Stretching through the struggles

70-percent of the Cedar Shoals junior varsity (JV) softball team members have never played softball before. To recruit enough players to fill a JV squad, varsity softball head coach Josh Campbell asked players to help recruit new students to join. 

“I’ve gone to both Hilsman and Coile,” Campbell said. “I’ve put up flyers at the recreational leagues at East Athens and asked people to spread the word about it.”

Campbell says that when you have inexperienced players, you have to really have to praise them for the little things so they keep coming back. 

“I would say finding the wins are the things they do well and then praising them for those is one,” Campbell said. “You just find those little small wins and then you just tell them.”

Because of this they have been able to have enough players to have a varsity and JV team. The JV softball team’s record stands at 2-7. 

There are 11 players on the JV team this year, four returning players and seven new players. The team continues to grow beyond just its size, as the community within the team advances, too. 

“I think we’ve grown as people. We’ve become more accepting and caring for each other,” freshman shortstop Savannah Rawls said. 

The team cheers on their teammates during their at-bats and while on base, motivating themselves from the dugout. Much of this enthusiasm comes from freshmen who are new to Cedar Shoals but not to the JV team. Catcher Devyn Capuozzo has 8 runs scored. Third baseman Caitlin Smith has a batting average of 0.353 and has had 6 hits. Rawls has had 5 RBI’s and 7 runs scored. 

“There are four players who played last year for Cedar that are on our team. They (Capuozzo, Smith and Rawls) are experienced and are the leaders of the group. They know some of the drills, they know some of the warmup routines,” junior varsity head coach Logan Garrett said. “They understand where to go, what to do, how it works, and are always willing and able to help. They have a positive relationship with the varsity players, which helps the new players and the eighth graders feel more comfortable.” 

For Garrett, creating a welcoming community within the team, and ensuring that her players are comfortable is a priority. 

“I think everybody’s really respectful of each other and the community can form kind of naturally as long as everyone is positive, respectful and encouraging,” Garrett said.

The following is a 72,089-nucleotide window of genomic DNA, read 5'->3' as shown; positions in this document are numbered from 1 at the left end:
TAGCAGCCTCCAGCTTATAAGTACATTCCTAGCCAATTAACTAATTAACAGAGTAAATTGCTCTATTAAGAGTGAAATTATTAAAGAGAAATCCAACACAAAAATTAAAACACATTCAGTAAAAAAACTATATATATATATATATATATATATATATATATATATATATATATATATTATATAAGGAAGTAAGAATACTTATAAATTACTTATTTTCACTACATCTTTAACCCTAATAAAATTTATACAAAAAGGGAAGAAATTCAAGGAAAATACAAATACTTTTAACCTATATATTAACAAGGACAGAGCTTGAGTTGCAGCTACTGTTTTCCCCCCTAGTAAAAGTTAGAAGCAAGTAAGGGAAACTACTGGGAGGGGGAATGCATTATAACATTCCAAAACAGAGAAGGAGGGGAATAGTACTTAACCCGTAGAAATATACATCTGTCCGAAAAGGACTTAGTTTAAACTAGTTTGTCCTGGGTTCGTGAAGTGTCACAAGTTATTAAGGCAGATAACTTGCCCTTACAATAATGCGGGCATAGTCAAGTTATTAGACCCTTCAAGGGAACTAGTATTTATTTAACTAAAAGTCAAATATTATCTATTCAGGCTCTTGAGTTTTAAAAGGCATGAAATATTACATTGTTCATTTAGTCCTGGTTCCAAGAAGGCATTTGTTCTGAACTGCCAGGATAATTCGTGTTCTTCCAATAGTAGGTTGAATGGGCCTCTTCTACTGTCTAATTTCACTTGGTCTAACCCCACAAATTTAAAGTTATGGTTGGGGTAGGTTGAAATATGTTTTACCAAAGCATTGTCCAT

The team continues to develop and learn by experimenting with new methods and drills, creating fun memories for players.

“It’s fun to have new experiences together. I noticed that our team was really afraid of sliding. So instead of practicing on the gravel, I found a gymnastics mat. And we wet it down on a really hot day and we learned how to slide by getting wet and muddy and we got cooled off,” Garrett said.

Not only does Garrett think that this is a fun and enjoyable experience, but the players find it memorable as well. 

“The slip and slide mat was definitely a memorable experience because nobody was expecting sliding practice to turn out that way. It made practice more engaging and enjoyable since we were able to just let loose and have fun,” Smith said.

In addition to practices, the team also grows closer through team bonding activities like fun games or team dinners. 

“Yesterday, we ate American Deli in my classroom and just hung out and told stories and made fun of each other. Then we were able to go change and watch the varsity game,” Garrett said. “I feel like after that team dinner, even though we had a really tough loss, people were really supportive of each other.”

PRE-GAME RITUAL: Freshman Devyn Capuozzo puts eye black on teammates while they joke around in the dugout. The team feels like they get closer just by doing these little things. “Experiences like this can just bring the team together,” Garrett said.

All while forming new memories with each other and bonding, they still struggle sometimes as a team, whether that be not making good throws or not being ready to work hard at practice and games. 

“I think we struggle with the motivation to actually practice, and to work hard because sometimes it’s hard to get in the right mindset,” Smith said. 

Rawls views communication as the main problem. 

“I think it’s really communication and because I feel like everyone knows how to play. It’s just a matter of when you do what you’re supposed to do,” Rawls said.

Despite these struggles, the players and coaches still strive for improvement in their skills. 

“I’d love to win games but more so I just want to see our skill set grow so we want to be more consistent. When we hit the ball, we want to make good, solid contact,” Garrett said, “I want to grow our game IQ. It is something that takes a while to develop if you’ve never played before, and you don’t know the rules like drop third strike or infield fly or all the little tiny rules that you can only learn from experience.”

Katie Kulik

Freshman Katie Kulik is a new staff writer for Cedar BluePrints. After high school she wants to become involved in ministry and eventually become a youth pastor. She is currently involved in softball, swimming and tennis. Kulik’s favorite thing about journalism is being able to express herself.

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